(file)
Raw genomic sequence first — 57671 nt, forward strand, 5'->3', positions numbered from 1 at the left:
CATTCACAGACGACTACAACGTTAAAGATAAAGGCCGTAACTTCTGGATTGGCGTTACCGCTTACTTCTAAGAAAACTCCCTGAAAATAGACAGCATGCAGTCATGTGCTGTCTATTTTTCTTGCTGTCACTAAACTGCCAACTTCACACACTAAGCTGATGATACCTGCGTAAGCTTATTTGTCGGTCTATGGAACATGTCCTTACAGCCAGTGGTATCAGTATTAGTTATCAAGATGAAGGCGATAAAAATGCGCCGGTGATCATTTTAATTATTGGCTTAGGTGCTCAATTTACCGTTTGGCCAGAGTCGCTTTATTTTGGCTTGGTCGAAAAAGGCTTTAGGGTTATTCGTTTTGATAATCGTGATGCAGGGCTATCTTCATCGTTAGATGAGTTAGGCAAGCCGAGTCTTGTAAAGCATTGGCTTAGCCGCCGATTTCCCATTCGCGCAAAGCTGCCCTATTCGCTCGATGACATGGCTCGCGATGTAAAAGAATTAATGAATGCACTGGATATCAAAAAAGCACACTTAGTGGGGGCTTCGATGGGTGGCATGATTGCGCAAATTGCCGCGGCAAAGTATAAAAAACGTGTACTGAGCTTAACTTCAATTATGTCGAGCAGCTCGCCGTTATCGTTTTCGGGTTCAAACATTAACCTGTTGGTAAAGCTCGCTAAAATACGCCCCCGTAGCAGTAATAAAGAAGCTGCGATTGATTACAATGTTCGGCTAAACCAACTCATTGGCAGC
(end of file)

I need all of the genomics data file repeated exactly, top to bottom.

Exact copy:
Raw genomic sequence first — 57671 nt, forward strand, 5'->3', positions numbered from 1 at the left:
CATTCACAGACGACTACAACGTTAAAGATAAAGGCCGTAACTTCTGGATTGGCGTTACCGCTTACTTCTAAGAAAACTCCCTGAAAATAGACAGCATGCAGTCATGTGCTGTCTATTTTTCTTGCTGTCACTAAACTGCCAACTTCACACACTAAGCTGATGATACCTGCGTAAGCTTATTTGTCGGTCTATGGAACATGTCCTTACAGCCAGTGGTATCAGTATTAGTTATCAAGATGAAGGCGATAAAAATGCGCCGGTGATCATTTTAATTATTGGCTTAGGTGCTCAATTTACCGTTTGGCCAGAGTCGCTTTATTTTGGCTTGGTCGAAAAAGGCTTTAGGGTTATTCGTTTTGATAATCGTGATGCAGGGCTATCTTCATCGTTAGATGAGTTAGGCAAGCCGAGTCTTGTAAAGCATTGGCTTAGCCGCCGATTTCCCATTCGCGCAAAGCTGCCCTATTCGCTCGATGACATGGCTCGCGATGTAAAAGAATTAATGAATGCACTGGATATCAAAAAAGCACACTTAGTGGGGGCTTCGATGGGTGGCATGATTGCGCAAATTGCCGCGGCAAAGTATAAAAAACGTGTACTGAGCTTAACTTCAATTATGTCGAGCAGCTCGCCGTTATCGTTTTCGGGTTCAAACATTAACCTGTTGGTAAAGCTCGCTAAAATACGCCCCCGTAGCAGTAATAAAGAAGCTGCGATTGATTACAATGTTCGGCTAAACCAACTCATTGGCAGC